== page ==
OH NO HE DIIIIINT!!!!!!!!!!!

May 13, 07 4:23 pm

No comic sans, no times new roman, and nothing that has any ornament.

My favorites:

Century Gothic.

May 13, 07 6:36 pm

I agree there is nothing wrong with the basics like Arial. I actually find myself going back to it fairly often.

Whatever you do, stay away from Bank Gothic!! That font was overused!

Generally speaking, san serifs give a more contemporary look and serifs look more traditional. But there are no rules and I've seen them successfully break that idea many times.

Find something good and stick with it. Don't go crazy thinking about fonts, it'll drive you mad!

Err on the side of simplicity and spend the time on how the layout will work as a whole.

May 13, 07 8:32 pm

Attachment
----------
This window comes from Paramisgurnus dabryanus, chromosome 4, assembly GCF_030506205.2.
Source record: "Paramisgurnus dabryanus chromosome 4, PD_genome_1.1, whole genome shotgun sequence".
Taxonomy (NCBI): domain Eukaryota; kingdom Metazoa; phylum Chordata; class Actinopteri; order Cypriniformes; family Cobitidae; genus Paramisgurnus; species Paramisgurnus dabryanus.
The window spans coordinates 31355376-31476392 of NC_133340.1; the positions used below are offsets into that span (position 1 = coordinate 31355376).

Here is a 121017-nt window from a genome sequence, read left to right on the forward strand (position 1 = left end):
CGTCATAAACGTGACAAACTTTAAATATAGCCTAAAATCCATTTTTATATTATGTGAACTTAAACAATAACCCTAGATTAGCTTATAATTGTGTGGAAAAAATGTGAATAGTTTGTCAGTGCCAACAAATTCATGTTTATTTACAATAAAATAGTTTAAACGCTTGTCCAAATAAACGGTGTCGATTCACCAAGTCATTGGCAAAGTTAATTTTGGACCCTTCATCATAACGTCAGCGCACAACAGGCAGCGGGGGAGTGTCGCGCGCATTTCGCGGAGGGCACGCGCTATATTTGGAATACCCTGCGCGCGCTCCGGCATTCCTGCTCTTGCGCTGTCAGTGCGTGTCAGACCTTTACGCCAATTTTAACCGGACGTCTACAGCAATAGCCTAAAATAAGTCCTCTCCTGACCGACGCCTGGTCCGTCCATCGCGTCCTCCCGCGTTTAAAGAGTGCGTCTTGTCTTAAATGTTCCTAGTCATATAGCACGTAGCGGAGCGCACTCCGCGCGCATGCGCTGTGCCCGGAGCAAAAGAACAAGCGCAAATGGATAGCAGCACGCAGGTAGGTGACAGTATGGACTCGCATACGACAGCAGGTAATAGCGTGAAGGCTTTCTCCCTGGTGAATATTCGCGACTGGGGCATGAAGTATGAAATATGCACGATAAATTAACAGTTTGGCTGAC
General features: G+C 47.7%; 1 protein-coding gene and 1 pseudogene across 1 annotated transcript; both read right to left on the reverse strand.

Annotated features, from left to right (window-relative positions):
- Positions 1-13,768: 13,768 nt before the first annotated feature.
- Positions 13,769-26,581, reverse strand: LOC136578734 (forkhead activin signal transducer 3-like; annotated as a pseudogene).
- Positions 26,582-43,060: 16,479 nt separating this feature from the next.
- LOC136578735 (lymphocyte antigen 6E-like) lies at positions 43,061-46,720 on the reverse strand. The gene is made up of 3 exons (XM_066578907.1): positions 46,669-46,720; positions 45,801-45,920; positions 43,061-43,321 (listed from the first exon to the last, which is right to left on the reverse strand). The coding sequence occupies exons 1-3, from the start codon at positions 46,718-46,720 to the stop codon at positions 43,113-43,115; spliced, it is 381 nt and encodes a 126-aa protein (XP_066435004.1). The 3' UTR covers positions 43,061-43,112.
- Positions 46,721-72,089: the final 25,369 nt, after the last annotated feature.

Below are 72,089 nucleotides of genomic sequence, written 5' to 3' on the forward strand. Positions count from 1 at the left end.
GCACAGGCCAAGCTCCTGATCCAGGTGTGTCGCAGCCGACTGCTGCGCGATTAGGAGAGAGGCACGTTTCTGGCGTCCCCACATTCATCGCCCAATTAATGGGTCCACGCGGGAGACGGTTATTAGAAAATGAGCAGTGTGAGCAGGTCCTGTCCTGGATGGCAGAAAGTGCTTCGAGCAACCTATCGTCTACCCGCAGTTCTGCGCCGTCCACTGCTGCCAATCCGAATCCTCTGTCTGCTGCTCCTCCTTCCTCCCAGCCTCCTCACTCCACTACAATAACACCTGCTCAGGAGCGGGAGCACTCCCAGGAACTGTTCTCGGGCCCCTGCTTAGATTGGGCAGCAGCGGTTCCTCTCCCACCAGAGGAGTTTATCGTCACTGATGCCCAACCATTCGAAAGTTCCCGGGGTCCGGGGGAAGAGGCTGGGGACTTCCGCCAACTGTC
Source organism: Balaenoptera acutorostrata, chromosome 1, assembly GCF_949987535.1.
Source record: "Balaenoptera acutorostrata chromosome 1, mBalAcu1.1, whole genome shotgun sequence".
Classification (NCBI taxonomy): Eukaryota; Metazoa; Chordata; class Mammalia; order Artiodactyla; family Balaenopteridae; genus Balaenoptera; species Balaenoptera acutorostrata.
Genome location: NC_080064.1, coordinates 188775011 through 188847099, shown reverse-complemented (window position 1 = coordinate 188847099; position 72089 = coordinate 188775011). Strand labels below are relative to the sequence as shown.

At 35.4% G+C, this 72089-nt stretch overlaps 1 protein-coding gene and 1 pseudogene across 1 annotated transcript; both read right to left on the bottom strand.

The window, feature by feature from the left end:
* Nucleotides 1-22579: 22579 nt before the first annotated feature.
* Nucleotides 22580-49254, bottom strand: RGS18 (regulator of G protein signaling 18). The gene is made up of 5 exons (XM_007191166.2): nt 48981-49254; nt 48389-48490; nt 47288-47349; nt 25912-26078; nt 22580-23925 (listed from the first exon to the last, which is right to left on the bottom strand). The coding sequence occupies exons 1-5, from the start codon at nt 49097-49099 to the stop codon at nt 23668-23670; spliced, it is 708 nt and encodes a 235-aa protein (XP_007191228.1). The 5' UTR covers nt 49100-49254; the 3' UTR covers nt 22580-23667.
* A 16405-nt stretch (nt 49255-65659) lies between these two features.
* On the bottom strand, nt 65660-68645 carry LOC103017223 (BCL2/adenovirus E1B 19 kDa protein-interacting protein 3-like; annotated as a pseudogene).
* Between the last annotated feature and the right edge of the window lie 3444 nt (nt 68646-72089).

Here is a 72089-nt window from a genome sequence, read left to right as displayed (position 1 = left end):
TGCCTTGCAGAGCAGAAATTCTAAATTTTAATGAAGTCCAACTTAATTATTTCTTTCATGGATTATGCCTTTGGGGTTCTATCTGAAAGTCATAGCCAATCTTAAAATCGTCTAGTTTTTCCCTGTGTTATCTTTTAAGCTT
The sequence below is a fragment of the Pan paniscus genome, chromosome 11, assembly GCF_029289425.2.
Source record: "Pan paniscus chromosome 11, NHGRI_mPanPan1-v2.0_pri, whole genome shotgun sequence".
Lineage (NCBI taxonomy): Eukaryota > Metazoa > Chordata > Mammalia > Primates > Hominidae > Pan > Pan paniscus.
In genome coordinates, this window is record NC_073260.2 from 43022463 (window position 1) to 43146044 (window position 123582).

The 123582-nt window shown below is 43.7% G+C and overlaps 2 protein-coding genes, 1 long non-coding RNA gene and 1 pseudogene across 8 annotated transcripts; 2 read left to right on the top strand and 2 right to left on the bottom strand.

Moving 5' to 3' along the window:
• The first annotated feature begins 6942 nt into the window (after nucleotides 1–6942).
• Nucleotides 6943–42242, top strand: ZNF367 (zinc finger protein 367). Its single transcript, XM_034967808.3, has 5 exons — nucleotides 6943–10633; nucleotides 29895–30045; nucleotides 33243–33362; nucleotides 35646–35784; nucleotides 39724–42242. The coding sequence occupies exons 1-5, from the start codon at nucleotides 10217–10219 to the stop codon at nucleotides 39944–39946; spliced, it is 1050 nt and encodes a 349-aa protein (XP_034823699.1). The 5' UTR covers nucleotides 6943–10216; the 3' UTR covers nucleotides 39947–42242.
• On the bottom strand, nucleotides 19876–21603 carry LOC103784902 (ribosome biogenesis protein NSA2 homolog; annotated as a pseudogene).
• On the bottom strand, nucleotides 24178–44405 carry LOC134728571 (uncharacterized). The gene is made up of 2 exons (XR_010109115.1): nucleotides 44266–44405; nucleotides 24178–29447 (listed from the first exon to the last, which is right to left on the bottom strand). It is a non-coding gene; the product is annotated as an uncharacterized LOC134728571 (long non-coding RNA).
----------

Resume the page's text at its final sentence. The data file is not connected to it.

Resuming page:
all in context.
when it comes to portfolios, i WOULD discard all the serif types.
I would agree with Sconie, in that "readability" is not as important. Serif fonts usually do not sit well with linework or complex imagery on a spread. The danger of this mindset is if you push too much for the aesthetic of the text bodies, you end up with a Miralles-esque type which is at times unreadable... but a graphically decadent indulgence (especially when he "infused" text into plans).

May 13, 07 8:33 pm

Rotis, Universe, Avenir, are some good unique font families.

My recommendation would be to utilize the variation within a family first, before using multiple families. Font families are created to have a range of use within the family itself. Take advantage of this as it shows cohesiveness throughout a document.

May 13, 07 10:44 pm

Also, check your kerning and leading, do not set it to auto kern.

May 13, 07 10:45 pm